Although going all out for Valentine’s doesn’t guarantee a marriage proposal, if you and your beau have had serious wedding talk already and you both seem to be on the same page when it comes to the less-than-romantic matters of marriage (where you’ll live, having children or not, care of aging parents, et cetera), then hopefully you’ll have the White Day that you’re dreaming of.
How relatively easy it is to get married in Japan largely depends on how prepared you are. Once the question has been popped, it becomes a matter of documents first, ceremony/reception second.
Check out the Savvy Tokyo Guide to Marriage for more details on how to get married in Japan. Best of luck!
Hey. Apparently, I’m single for Valentine’s this year. This is a new development and I’m not in the mood to go anywhere or eat my feelings. I have more of a budget than I thought I would since it’s just me so I want to treat myself to something special.
I’m sorry to hear that. Hopefully, you’ll be feeling like yourself again soon. I think self-care sounds like the way to go. You could try a chocolate or rose-themed home spa day.
When it comes to rose bath and beauty products, you can find plenty of options at your nearest drug store, Don Quijote or department store. My top recommendations when you want to be indulgent are (in no particular order) are Lush’s Valentine Bombshell bath bomb, any of their Rose Jam products, or the House of Rose La Rose collection.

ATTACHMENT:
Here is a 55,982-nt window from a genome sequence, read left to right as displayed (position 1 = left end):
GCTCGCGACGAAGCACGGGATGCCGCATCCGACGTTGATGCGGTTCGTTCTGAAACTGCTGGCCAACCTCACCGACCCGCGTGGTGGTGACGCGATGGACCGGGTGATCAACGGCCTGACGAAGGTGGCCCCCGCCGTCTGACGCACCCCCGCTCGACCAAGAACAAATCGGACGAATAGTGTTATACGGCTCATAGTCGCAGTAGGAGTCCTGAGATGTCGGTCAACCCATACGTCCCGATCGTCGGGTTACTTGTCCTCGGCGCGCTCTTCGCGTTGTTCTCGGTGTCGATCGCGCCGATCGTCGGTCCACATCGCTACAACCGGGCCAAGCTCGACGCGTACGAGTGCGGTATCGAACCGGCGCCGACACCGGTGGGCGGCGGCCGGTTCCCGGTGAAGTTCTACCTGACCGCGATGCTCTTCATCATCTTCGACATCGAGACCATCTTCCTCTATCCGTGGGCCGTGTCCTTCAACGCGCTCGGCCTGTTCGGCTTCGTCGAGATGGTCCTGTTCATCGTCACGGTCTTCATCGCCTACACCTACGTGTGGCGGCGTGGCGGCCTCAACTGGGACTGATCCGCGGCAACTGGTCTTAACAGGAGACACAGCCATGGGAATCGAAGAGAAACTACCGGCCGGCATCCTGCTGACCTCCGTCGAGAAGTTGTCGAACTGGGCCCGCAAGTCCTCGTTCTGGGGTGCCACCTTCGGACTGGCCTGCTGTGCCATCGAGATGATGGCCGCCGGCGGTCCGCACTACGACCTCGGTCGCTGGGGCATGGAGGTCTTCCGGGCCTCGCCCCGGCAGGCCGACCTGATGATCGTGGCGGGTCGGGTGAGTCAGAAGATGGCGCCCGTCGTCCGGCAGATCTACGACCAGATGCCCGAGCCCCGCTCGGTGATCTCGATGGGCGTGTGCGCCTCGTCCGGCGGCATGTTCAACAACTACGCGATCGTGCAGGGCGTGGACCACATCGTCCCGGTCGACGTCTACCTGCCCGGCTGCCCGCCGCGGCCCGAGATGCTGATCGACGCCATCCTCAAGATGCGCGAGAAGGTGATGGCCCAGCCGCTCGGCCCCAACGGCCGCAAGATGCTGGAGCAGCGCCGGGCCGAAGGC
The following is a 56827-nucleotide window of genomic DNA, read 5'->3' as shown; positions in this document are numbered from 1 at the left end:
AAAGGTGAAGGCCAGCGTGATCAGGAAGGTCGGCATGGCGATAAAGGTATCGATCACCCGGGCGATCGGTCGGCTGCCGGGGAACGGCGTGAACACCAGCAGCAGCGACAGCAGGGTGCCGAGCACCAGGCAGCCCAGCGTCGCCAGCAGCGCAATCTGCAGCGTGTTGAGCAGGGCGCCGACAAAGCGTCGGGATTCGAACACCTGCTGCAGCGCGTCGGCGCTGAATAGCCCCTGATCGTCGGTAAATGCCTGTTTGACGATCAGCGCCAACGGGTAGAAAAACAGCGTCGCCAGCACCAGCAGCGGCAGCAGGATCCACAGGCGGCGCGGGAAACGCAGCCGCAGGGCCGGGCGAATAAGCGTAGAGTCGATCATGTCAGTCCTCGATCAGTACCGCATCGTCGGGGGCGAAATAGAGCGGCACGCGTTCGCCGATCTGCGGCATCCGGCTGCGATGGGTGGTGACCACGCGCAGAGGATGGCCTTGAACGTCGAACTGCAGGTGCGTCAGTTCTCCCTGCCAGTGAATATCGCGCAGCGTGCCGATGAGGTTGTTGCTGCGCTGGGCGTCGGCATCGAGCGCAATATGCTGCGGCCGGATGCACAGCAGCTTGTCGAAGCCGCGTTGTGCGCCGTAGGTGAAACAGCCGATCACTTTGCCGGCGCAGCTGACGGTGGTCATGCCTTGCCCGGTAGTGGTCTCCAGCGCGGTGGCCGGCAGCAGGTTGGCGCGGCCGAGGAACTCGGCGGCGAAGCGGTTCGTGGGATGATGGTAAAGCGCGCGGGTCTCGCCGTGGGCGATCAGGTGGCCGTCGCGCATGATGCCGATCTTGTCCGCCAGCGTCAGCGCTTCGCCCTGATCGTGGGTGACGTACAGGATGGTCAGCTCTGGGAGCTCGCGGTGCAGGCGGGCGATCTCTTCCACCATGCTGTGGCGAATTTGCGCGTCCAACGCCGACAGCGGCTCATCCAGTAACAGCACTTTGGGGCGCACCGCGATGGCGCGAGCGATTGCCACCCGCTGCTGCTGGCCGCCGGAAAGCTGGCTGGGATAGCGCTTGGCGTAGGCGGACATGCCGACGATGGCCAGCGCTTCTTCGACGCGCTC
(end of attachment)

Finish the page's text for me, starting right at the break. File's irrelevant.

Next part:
For a chocolate-centric spa day, you’ll probably have the most luck shopping online. To start, you can cleanse your skin with Rosette’s Yume Miru Balm, a simple chocolate face wash/make-up remover, then hop in the shower and use Lush’s Posh Chocolate body wash and/or Botany’s Cocoa Polish.
Post shower, you could try Lush’s Glen Cocoa almond and cocoa mask or the Hanikam Chocola Tea pack, or if you prefer sheet masks the Pure Derm Choco Cocoa Collagen Mask comes highly recommended. Enjoy!
I have been LDR with my Japanese boyfriend for nearly a year now (he was overseas with me before) and I’m finally coming to Japan to see him. I really want to go to a love hotel but I don’t know how they work, what I need to do to book one or where to even start really.
—Need Couples Time!
Welcome to Japan! Hope you enjoy your stay in the country and of course in the love hotel of your choosing.
Technically you don’t need to pre-book a love hotel. You can just show up and pick any of the rooms that are available and decide whether you’re staying for a rest (1-3 hours), a short stay (2-4 hours), or overnight (evening to usually 8-10 the next morning).
If you want to bring extra drinks or food instead of ordering off their room service menu that’s also allowed although some of the menus at the pricier love hotel chains are quite luxurious nowadays. Of course, most amenities are included or available from room service, but if you would prefer to bring your own condoms for example, then by all means do so as well.
Before you go to the hotel itself though, make sure you have everything you need for your stay. Unlike standard hotels, you’re not allowed to come and go as you, please. Once you’re in your room, that’s where you stay until your allotted check-out time. Be safe and have fun!
Happy Valentine’s Day everyone!